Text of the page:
According to a familiar text, the eleventh chapter of the Epistle to the Hebrews begins: "Faith is the substance of things hoped for, the evidence of things not seen." The Revised Standard Version changes "substance" to "assurance" and "evidence" to "conviction," replacing the objective with subjective terms. And this is proper, because faith, as well as hope, is primarily subjective: it is based on Ďsubstance" and "evidence"; it is not itself substantial or evidential. But what cannot be said of faith and hope can be said of love: Love is the actual substance of things hoped for, the actual evidence of things not seen. Love, in the Christian sense, is the reality of God already present and operative in Christ. Thus faith, based on love, is not mere faith; and hope, based on love and faith, is not mere hope. We are confident that our hope will be fulfilled, because in the actual presence of the love of God, it is already being fulfilled. We possess even now the earnest, the advance installment, of our inheritance. "By faith we have access into this grace wherein we stand, and we rejoice in the hope of the glory of God. . . . And our hope will not disappoint us for the love of God is shed abroad in our hearts through the Holy Spirit, which has been given unto us (Rom. 5:1 ff.).
But all of this happens within the community: the love is revealed there; the Spirit is given there; the faith and hope are to be found there.
No contemporary theological question is so urgent as the question of the nature and function of the church. Is the church one among many human institutions committed to the achievement of certain socially approved ends, or is the church a divinely created community in which God makes himself known in a unique and supremely authentic way? Is the church a voluntary association of individuals, or is it a people God has chosen and ordained? Does the church have an objective salvation to offer, or only some helpful thoughts? Do the sacraments of the church stand for something ultimately real, or are they merely pious exercises, valuable only because of the psychological effect they have on those who practice them? These are obviously important theological questions, and for the men and women who are engaged actively in the work of the church they are particularly poignant personal questions.
We can answer them positively and confidently only when we see the necessary relation in which the church stands to the event in the first century to which we find ourselves tracing the origin of what is most precious in our own lives. If God did in fact make a unique and supreme revelation of himself in that event; if God was actually in Christ reconciling the world unto himself; if something of decisive importance for humanity really happened in connection with the life and death of Jesus, however different may be the theological terms in which we attempt to express that meaning -- if this is our faith, the church becomes immeasurably the most significant of human communities, for it was within its experience that the revealing event first occurred and it is in its experience that the meaning of that event has been conveyed from one generation to another. Baptism is seen as the celebration of oneís entrance upon membership in a community of transcendent significance, and participation in the Lordís Supper as an act of actual communion with the living Christ, who is its center and head. The church is seen as the bearer, although an unworthy bearer, of a unique and indispensable revelation; as the medium, although an imperfect medium, of a spiritual life for lack of which men and nations are dying.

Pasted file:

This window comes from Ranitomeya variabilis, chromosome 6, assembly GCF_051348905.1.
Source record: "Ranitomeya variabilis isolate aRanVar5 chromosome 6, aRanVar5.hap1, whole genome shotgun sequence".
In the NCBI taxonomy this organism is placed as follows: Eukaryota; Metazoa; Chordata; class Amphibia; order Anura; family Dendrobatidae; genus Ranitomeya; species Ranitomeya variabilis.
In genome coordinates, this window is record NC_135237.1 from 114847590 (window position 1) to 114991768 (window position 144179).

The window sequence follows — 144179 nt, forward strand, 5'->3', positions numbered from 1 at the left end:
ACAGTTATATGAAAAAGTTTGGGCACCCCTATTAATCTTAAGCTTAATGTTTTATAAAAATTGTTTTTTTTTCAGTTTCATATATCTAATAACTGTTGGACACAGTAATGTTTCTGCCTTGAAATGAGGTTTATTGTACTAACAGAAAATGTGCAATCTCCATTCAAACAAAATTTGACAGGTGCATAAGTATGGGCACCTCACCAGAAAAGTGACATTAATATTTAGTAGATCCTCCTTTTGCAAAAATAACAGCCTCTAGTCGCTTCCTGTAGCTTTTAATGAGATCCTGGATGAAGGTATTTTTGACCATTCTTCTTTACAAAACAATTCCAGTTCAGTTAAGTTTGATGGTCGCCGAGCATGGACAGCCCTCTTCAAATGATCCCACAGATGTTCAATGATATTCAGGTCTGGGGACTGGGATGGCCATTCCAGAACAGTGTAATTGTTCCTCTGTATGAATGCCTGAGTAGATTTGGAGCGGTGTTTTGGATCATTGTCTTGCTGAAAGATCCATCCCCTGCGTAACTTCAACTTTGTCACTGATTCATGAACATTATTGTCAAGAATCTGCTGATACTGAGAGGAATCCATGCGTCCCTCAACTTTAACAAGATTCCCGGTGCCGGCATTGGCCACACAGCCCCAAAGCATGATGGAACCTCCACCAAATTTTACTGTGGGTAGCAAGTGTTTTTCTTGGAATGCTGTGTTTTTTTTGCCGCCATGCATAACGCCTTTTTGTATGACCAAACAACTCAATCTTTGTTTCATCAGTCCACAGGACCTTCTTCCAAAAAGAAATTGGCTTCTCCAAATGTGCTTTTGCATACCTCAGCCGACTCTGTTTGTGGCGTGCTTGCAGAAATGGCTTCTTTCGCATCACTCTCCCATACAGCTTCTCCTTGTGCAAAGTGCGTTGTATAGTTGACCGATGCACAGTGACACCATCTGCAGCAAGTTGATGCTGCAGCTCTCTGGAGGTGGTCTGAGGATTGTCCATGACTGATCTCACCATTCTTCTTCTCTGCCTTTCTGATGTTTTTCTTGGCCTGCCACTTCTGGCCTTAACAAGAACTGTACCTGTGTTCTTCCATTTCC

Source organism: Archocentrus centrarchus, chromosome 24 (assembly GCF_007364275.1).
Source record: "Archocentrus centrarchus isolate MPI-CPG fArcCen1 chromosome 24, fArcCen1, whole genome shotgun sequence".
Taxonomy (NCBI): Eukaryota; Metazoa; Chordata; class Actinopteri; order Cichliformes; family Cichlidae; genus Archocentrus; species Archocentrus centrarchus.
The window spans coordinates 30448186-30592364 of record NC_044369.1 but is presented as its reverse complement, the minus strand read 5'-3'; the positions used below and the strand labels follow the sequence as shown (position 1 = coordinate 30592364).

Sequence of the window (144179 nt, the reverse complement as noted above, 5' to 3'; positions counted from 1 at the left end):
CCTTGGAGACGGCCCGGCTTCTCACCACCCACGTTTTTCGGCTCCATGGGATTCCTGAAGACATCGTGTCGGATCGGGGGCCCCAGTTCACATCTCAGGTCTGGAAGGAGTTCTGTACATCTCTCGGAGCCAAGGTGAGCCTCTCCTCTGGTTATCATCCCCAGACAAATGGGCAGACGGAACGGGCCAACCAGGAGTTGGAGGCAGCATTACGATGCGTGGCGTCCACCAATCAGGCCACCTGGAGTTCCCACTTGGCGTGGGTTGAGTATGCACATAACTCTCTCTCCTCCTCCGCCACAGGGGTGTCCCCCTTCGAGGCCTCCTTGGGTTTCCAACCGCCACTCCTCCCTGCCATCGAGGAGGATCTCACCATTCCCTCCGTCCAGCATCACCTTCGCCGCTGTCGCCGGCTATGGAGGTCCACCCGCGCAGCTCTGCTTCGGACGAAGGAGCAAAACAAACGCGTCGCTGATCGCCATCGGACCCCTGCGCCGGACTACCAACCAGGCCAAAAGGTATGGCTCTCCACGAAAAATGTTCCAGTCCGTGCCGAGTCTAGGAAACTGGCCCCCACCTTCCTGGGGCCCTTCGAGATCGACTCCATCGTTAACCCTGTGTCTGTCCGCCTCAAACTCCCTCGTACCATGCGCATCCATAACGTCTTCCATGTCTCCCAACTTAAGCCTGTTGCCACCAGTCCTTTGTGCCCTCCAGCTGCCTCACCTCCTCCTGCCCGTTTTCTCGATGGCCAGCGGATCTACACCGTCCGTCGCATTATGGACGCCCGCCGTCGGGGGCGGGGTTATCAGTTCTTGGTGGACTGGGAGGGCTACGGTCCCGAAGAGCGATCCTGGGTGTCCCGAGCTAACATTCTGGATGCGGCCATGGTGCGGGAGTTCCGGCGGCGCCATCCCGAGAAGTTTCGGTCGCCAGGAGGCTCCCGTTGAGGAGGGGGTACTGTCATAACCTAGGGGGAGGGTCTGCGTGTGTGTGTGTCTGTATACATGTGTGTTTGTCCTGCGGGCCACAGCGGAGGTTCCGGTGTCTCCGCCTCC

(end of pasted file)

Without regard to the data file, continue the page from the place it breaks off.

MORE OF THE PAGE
For upon the event, as the Christian is bound to see things, depends nothing less than the meaning of human history. It is not easy to believe in the meaning of history, although even a generation ago we thought it was. We then talked about the inevitability of progress by natural evolution and were quite sure the perfect world order was soon to come. But not only has that optimistic mood disappeared under the pressure of events, but also we recognize that even then the facts did not justify it. We have come to a realization of the depth and recalcitrance of moral evil in ourselves and in all men, to a recognition of the limitations implicit in our finitude, to an understanding of the realities of manís political, economic and social life, which make any easy optimism impossible. In the light of that experience, we have read history again, noting the rise and fall of nations and cultures in cycles which in the perspective seem as short and are apparently as final and futile as the life-span of a man, evil manifesting itself continually in the same hideous forms, good winning its victories but also suffering its defeats, as century follows century and our tiny planet is hurled on its precarious way among the stars. And what does it all come to? What ground do these facts provide us for faith and hope?. . .
But if God did in fact choose to reveal himself in history, as Christian faith affirms, that act becomes the sign and guarantee of a purpose of God in history, a purpose to which all of nature is subordinate. History ceases to be formless and void; it takes on character and order. It is seen to have a center, and by that same token we know it will have an end -- not a merely fortuitous end, as by an accident to our planet or a burning out of the sun, but a true end, a decisive end, because Godís purpose in and through it will have been fulfilled.
That purpose is the "bringing of many sons to glory"; the creation in fact of the family of God, from whom every family in heaven and earth is named; the coming to pass, whether in heaven or on earth or in some new heaven and earth, of the kingdom of his love. The full meaning of that purpose we cannot know: only "an earnest of our inheritance" has been given us, and "eye has not seen, nor ear heard, neither has entered into the heart of man what God has prepared." But because that purpose exists, and only because it exists, do history and our own lives have meaning. The decisive ground of our faith that it exists is the historical revelation, which began with the calling of Israel and culminated in the great event -- the life and death and rising again of Jesus and the coming into being of the community of Christ the Lord.